Sawyer noted, however, that this is largely a moot point anyway as corporations already have access to extensive information about us. And moreover we have willing given companies our privacy (whether or not we were beguiled to do so).

An audience member objected that people do not in fact wittingly give up their privacy. I wanted to chime in that this was not necessarily true as I have given up a lot of private info about myself to the mobile app Foursquare fully knowing what I was giving up. Hell, I was even hopeful that giving up this info would result in more corporate invasion of my "private space" to offer me even paltry deals. Air Miles knows tons about me, and I LOVE all the free trips I've gotten from them.

Some of the audience were rankled by Sawyer's provocative assertion that privacy is dead (or rather reassertion as he and other technologists have noted this for years). Sawyer noted that already the boat has sailed on this (or as he said the "aircraft carrier") and it is impossible now to stop people from releasing info to companies. Instead he argued that we need to learn how to live with this new reality and to enact policy against the misuse of personal info.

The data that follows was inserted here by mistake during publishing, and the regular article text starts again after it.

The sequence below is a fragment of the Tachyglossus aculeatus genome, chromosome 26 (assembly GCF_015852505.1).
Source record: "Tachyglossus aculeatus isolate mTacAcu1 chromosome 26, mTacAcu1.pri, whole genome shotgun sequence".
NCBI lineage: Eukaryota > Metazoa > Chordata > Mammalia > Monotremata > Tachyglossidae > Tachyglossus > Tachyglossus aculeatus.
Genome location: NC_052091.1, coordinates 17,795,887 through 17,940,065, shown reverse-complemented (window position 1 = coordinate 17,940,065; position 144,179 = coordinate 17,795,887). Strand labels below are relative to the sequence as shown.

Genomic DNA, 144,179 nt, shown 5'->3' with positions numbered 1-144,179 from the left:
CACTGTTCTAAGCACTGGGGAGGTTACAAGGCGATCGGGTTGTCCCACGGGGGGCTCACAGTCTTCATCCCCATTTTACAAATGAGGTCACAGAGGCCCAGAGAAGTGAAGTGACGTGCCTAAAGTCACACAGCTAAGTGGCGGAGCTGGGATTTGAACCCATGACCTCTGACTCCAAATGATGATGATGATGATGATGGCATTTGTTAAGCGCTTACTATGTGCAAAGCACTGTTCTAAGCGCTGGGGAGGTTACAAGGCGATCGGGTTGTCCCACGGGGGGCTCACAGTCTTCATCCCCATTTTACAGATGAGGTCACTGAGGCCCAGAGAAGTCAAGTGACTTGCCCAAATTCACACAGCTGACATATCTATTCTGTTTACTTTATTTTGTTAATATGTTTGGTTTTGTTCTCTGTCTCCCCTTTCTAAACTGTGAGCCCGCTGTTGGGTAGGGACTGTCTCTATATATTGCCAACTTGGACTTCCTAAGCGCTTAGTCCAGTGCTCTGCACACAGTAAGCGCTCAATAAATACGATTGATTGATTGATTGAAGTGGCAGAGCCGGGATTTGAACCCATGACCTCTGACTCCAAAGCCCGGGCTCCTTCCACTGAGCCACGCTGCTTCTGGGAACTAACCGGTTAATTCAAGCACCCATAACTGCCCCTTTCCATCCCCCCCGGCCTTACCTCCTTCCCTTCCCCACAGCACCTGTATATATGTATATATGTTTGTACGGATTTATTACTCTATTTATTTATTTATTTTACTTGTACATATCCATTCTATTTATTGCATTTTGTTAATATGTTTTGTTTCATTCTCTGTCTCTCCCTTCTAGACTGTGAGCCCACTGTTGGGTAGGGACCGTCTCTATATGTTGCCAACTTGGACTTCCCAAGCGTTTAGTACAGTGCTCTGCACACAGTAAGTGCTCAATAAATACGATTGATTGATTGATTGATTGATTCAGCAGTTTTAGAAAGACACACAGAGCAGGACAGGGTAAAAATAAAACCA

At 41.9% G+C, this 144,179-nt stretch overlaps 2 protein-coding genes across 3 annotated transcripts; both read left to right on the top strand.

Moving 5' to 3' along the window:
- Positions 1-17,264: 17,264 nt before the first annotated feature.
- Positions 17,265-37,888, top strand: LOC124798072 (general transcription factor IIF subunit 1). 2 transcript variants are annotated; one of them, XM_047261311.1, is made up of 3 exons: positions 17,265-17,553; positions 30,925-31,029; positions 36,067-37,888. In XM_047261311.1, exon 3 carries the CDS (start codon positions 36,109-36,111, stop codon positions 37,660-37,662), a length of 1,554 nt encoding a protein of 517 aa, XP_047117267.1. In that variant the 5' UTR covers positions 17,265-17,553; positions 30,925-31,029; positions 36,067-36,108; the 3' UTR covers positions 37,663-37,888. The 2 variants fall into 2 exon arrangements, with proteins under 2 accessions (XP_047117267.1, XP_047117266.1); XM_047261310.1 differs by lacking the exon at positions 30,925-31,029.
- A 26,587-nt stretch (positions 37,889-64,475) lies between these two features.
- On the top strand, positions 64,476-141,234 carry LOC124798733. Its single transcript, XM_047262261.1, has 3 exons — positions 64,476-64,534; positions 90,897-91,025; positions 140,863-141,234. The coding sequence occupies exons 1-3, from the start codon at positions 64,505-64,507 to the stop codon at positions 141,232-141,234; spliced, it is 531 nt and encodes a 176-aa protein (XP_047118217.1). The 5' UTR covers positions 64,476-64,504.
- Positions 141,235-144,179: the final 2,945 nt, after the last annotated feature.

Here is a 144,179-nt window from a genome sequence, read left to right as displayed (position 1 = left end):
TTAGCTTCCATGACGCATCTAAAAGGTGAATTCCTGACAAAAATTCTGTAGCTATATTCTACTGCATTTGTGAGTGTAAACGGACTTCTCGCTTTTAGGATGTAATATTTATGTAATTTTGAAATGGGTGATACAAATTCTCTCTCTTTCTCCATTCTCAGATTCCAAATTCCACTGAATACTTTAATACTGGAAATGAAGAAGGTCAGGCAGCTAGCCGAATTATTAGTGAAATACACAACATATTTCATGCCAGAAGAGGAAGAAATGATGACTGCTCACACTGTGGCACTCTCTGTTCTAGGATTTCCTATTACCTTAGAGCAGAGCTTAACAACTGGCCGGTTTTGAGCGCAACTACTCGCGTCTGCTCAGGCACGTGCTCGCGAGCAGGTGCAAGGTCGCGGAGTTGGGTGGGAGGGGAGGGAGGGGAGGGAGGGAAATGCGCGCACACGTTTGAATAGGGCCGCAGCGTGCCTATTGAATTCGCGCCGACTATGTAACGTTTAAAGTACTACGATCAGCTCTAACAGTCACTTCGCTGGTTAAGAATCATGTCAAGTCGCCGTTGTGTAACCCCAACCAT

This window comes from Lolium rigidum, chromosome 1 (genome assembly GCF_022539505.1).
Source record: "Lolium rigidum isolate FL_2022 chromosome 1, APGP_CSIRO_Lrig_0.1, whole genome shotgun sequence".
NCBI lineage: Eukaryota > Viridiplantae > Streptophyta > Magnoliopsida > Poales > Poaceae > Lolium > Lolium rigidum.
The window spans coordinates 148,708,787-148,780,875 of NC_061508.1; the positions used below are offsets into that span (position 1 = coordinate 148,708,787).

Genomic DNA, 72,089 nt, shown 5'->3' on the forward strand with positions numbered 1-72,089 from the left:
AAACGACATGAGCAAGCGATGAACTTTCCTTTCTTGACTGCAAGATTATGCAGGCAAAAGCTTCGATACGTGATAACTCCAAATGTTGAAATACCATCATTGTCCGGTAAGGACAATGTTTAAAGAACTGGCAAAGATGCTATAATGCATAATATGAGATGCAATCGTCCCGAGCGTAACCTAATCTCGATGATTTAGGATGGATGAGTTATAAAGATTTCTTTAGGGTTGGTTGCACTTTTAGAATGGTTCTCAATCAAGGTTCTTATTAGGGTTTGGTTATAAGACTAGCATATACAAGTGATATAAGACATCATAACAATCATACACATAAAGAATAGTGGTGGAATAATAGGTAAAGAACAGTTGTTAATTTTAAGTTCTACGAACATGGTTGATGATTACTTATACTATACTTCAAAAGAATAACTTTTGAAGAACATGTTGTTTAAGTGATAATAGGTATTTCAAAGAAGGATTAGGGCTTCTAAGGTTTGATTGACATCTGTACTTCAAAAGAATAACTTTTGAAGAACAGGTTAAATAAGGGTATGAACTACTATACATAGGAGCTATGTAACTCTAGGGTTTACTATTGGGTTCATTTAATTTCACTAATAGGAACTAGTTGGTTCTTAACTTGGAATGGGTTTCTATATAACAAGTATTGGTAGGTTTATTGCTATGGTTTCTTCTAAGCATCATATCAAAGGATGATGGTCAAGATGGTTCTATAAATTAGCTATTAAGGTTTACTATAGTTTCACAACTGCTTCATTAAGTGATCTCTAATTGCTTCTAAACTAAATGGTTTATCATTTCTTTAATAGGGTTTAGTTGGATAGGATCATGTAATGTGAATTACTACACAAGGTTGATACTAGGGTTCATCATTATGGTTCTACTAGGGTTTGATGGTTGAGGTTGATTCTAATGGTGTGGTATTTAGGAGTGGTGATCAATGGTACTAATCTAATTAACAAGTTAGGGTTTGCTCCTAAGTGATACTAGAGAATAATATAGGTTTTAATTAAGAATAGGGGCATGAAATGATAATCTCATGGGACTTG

I agree with Sawyer that people are too busy and too impressed with using tech like Facebook or Google to start en masse to recapture and to assert their privacy. Some believe that caring about protecting privacy is a generational one - as witness to the tons of Facebook users who don't ever change their default settings and then publish the most intimate details of their lives. I don't feel that this is generational. I may not post drunken photos of myself but in general I don't really care about privacy discussions or policy.